Modern-Day Slavery? The Work-Life Conflict of Domestic Workers in Nigeria

Article


Adisa, T. A., Adekoya, O. D. and Okoya, O. 2021. Modern-Day Slavery? The Work-Life Conflict of Domestic Workers in Nigeria. Gender In Management: an International Journal. 36 (4), pp. 519-535. https://doi.org/10.1108/GM-02-2020-0054
AuthorsAdisa, T. A., Adekoya, O. D. and Okoya, O.
Abstract

Purpose – The trend of domestic employment thrives almost in every society. It is most common in developing countries, and Nigeria is no exception. This article examines the nature of the role of a domestic worker in Nigeria and the work-life conflict issues involved in such work.
Design/Methodology/Approach – This study uses a qualitative research approach to examine the nature of the role of domestic workers and the associated work-life conflict issues.
Findings – The findings show that the nature of the jobs of domestic workers in Nigeria gives rise to a situation of modern-day slavery in which an employee works without a formal employment contract, with little or no rights to private time. Long and unstructured working hours, employers’ perceptions about domestic workers, and an enormous workload fuel and exacerbate work-life conflict among domestic workers in Nigeria.
Research Limitations/Implications – The extent to which the findings of this research can be generalised is constrained by the limited and selected sample of the research and the research context.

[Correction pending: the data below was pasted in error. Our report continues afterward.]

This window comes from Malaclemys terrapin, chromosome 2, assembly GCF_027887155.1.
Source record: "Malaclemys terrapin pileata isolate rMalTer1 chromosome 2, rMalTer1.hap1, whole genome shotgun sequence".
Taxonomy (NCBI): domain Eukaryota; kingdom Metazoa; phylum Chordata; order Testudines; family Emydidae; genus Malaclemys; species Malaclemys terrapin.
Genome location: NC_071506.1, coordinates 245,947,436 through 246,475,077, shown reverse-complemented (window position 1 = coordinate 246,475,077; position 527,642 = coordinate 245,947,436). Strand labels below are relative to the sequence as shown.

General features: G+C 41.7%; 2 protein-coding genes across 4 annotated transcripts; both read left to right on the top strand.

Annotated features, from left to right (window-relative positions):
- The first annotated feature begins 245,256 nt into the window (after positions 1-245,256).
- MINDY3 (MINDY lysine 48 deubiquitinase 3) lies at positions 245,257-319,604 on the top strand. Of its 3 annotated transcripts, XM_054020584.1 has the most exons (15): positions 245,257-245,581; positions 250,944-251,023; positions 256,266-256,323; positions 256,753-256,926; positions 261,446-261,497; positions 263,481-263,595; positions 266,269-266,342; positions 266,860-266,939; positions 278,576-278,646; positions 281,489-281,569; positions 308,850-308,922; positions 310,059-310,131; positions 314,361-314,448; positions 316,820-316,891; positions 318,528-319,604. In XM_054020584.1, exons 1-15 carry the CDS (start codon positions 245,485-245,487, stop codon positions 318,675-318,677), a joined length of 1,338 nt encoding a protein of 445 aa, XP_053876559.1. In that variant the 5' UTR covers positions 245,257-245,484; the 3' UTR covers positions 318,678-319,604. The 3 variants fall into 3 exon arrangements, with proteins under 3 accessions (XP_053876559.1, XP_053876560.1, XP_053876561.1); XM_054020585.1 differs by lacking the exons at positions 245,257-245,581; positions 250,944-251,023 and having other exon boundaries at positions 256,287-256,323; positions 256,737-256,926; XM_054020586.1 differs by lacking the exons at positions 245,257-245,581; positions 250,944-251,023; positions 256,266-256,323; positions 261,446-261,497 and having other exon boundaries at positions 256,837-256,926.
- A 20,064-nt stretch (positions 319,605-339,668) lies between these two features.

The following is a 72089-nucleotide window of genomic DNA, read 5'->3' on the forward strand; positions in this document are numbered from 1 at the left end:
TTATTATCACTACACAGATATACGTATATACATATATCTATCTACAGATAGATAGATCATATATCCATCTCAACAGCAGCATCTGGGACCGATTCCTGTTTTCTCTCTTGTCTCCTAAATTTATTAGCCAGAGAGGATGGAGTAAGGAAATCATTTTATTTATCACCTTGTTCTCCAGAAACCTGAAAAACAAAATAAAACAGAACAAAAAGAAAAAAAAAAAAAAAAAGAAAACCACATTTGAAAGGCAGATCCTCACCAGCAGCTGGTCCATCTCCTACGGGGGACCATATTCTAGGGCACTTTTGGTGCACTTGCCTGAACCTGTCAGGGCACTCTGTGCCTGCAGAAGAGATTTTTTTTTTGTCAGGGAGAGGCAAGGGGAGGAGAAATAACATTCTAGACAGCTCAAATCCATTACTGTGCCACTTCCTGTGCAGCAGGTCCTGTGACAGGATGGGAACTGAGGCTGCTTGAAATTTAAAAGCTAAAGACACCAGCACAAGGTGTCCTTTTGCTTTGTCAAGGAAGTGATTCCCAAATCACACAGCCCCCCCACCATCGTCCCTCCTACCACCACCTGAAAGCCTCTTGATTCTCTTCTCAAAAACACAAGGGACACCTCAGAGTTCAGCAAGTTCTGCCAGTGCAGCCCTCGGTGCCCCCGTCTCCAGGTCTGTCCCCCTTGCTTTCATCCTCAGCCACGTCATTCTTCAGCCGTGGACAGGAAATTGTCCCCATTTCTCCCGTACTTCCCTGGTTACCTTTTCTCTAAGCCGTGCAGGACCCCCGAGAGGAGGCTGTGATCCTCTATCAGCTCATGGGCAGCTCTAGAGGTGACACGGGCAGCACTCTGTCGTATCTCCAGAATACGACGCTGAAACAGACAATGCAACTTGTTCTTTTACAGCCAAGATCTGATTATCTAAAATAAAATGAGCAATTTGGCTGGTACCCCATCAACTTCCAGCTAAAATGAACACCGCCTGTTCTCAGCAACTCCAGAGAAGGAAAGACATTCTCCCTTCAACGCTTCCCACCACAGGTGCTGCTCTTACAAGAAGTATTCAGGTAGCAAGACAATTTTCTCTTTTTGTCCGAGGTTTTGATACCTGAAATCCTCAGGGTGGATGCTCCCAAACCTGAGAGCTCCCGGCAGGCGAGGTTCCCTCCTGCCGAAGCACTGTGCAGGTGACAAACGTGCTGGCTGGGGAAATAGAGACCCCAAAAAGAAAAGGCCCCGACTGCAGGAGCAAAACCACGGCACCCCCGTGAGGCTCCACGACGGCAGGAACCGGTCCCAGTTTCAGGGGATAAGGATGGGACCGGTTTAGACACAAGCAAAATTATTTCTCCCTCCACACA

Practical Implications – The primacy of the employer over the employee in domestic employment means that both time and work-based conflicts continue to buffer work-life conflict if domestic workers’ working hours remain unscheduled and their employers’ perceptions about them remain unchanged. This invariably has a negative impact on the domestic workers’ health and productivity. Therefore, domestic employment should be regulated by law, and domestic workers should be treated like other formal employees.
Originality/Value – This research contributes to the debates on work-life conflict by highlighting the nature of the role of domestic workers in a non-western context, Nigeria, and provides a nuanced insight into the work-life conflict issues involved in such work. The findings add conceptual thought and empirical evidence to the debate on work-life conflict.

JournalGender In Management: an International Journal
Journal citation36 (4), pp. 519-535
ISSN1754-2413
Year2021
PublisherEmerald Publishing Limited
Accepted author manuscript
License
File Access Level
Anyone
Digital Object Identifier (DOI)https://doi.org/10.1108/GM-02-2020-0054
Publication dates
Online06 May 2021
Publication process dates
Accepted13 Feb 2021
Deposited15 Feb 2021
Copyright holder© 2021 Emerald Publishing Limited
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